As of this writing (September 12), Ukraine’s counter offensives appear to be succeeding. The widely telegraphed offensive in the south is making some progress. But it looks as if its primary role was deception, where it has already succeeded because Russia responded by drawing down its forces in eastern Ukraine, opening the door for the main Ukrainian counteroffensive. That is moving forward at Blitzkrieg pace, to the point where Russian units are disintegrating. All this is, of course, wonderful news for Ukraine and for anyone who wants to see David beat Goliath.
But interests must be matters of cold calculation, not warm emotions. Foreign policy is more than consulting Sant’s list of who is naughty or nice. Yes, the Russians have been beasts and their invasion of Ukraine has been criminal. But Ukraine’s victories are not good news for America’s most vital interest.
What is that most vital interest? Avoiding nuclear war.
Throughout the Cold War, everyone in Washington understood this. Party did not matter, liberal or conservative was of no consequence. The whole foreign and defense policy establishment knew we and the Soviets were walking on eggs. The slightest mis-step could mean nuclear catastrophe. We came close on occasion; the closest was probably during the Cuban missile crisis, when the skipper of a Soviet submarine was about to fire a nuclear torpedo at an American destroyer. His politruk stopped him. As the representative of the Party, he knew Moscow did not want nuclear war any more than Washington did.
But it seems all the adults in the room died and a bunch of drunk teenagers now have their fingers on the button. Russia has hinted from the outset of its invasion of Ukraine that the nuclear option is available. If the Russian army is beginning to disintegrate, I suspect that option is or soon will be on the table.
What would it mean? My guess is one or more nuclear strikes in western Ukraine, aimed at the supply lines bringing in American and European weapons. Initially, I don’t think they would attack NATO territory. But the winds blow east to west in Europe, and the fallout could be considered a weapon on its own.
This is, of course, madness in Moscow. President Putin regrets the break-up of the Soviet Union; some old Party hands should remind him that no Soviet leader would ever have started a nuclear war. Had one moved to do so, he would immediately have been recognized as a Trotskyite and toppled.
Unfortunately, the situation in Washington is as bad or worse. Some circles there are planning to respond with American nuclear strikes if Russia uses nukes in Ukraine. But what could our targets be? If we target Russian-held regions of Ukraine such as Donbas, we create the bizarre situation where Moscow and Washington are both nuking Ukraine. The latter will find out what it was like to be Germany during the Thirty Years War, the place where everyone from Swedes to Spaniards fought it out. Some German towns still have not recovered.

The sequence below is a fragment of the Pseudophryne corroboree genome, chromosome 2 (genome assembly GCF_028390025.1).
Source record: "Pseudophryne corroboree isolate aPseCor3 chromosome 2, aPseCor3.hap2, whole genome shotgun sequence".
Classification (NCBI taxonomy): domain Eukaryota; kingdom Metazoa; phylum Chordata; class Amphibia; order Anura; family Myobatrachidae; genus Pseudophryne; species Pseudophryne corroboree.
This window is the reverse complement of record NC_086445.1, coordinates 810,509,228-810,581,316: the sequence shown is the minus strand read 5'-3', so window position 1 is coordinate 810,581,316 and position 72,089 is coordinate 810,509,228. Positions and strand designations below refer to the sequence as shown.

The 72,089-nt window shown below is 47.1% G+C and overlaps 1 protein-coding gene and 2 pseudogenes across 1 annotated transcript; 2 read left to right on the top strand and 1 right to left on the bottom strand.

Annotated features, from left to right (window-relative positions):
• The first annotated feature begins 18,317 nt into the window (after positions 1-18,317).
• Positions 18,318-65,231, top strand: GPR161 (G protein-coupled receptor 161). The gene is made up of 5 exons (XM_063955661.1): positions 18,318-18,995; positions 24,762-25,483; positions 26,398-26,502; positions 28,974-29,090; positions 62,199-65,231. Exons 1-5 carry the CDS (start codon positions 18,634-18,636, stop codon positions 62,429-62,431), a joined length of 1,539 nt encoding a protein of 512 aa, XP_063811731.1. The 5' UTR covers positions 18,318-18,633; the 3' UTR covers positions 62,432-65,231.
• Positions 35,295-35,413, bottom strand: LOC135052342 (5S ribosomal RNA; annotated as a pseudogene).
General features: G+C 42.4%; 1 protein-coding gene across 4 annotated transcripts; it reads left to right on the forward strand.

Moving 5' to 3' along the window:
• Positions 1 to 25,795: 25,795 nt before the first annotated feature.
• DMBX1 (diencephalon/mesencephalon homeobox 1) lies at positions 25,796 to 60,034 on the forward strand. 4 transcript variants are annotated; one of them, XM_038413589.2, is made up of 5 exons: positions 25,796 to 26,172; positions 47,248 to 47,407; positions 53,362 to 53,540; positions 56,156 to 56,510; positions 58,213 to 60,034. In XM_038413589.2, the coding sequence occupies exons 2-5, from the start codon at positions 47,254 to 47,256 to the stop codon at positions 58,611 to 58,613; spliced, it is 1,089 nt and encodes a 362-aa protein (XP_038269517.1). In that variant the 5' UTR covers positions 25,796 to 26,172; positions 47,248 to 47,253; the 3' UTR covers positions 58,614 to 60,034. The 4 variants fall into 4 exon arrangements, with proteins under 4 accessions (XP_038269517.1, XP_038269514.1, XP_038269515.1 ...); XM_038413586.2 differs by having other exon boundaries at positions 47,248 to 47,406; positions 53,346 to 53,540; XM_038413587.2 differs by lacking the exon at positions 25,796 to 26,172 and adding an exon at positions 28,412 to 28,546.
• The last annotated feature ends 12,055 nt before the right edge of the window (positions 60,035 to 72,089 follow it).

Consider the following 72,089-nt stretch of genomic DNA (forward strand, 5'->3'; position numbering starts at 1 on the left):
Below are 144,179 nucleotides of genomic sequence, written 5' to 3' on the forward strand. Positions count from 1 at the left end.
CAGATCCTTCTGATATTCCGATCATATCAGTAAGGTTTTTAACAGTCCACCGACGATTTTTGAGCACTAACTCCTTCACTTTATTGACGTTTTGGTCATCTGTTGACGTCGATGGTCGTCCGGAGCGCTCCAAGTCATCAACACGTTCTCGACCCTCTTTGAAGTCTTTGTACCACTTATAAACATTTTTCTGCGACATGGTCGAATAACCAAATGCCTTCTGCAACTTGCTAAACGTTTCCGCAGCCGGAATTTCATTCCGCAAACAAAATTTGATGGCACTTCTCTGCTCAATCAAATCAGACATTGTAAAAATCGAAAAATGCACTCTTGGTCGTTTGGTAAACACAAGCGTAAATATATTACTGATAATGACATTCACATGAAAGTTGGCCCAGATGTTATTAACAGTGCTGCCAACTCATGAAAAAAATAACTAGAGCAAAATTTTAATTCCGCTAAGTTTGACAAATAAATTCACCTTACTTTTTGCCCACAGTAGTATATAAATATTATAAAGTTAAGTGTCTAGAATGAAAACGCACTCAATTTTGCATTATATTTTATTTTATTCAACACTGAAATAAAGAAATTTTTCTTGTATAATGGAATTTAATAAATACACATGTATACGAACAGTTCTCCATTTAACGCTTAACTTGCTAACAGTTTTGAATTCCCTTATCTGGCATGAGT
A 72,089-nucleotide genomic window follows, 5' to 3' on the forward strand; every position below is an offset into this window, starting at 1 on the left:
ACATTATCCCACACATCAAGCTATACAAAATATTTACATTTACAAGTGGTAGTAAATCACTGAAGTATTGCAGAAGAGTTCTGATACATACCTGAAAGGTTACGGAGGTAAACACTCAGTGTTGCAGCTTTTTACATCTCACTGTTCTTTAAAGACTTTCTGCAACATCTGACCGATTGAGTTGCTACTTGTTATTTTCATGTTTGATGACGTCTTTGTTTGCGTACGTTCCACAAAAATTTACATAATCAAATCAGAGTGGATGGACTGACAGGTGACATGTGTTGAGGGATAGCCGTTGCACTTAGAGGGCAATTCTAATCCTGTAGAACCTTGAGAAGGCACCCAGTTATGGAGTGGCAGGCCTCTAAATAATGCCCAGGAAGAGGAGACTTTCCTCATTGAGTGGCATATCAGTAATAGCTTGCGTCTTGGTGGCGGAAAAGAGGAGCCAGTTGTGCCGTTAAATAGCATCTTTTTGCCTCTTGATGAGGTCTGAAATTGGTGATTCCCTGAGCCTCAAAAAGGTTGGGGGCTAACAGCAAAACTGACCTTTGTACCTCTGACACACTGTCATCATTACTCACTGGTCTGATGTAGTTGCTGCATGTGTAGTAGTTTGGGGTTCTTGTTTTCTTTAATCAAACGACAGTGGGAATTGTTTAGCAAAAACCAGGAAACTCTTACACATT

It does not stop there. These same circles (hint: there’s a “neo” in their name) know this, plan to hit targets on Russian territory and are calmly discussing the fact that we might lose some east coast cities. The U.S. military has reportedly been directed to develop contingency plans for such a situation.
Playing with nuclear war goes beyond folly. It is insanity, plain and simple, straight out of Dr. Strangelove.
If there are any adults left in Moscow or Washington, they need to kick the teenagers out of the room, consider their interests rationally and sit down and talk. Let us imagine the man we need, old Bismark, returns as the Ghost of Crises past (I think Turkish President Erdogan might serve as his avatar). Here’s a draft agreement:
Russia has a legitimate interest in Ukraine, namely that it does not constitute a threat to Russia. That means Ukraine will not be allowed to join NATO, although it may join the EU. If Ukraine succeeds in retaking Donbas, it returns to Ukraine, but as a special autonomous region with some degree of self-government and a general amnesty. If Russia can hold it, it stays Russian.
Russia keeps Crimea, because it has historically been Russian. Like the Donbas, the Russian corridor connecting Russia proper to Crimea stays with whoever holds it when the fighting stops.
In return for Russia getting Crimea, Ukraine gets East Prussia (now called the “Kaliningrad Oblast”) and a new, broad-gauge, heavy-haul railway connecting Konigsberg to Ukraine, giving Ukraine two seas through which it can export its agricultural products.
Finally, Russia joins an international consortium to rebuild Ukraine, with Russia allowed to concentrate its efforts in towns and cities where the population is heavily Russian.
In all this, there is one point Washington must keep in mind above all others: the United States has no vital interests at stake in Ukraine. That is why it is insanity for us to be contemplating nuclear war. For what? How do we benefit?
The thought that, having avoided nuclear war with the Soviet Union for all those years, we are now planning for a nuclear war with a non-Communist Russia is beyond rational comprehension.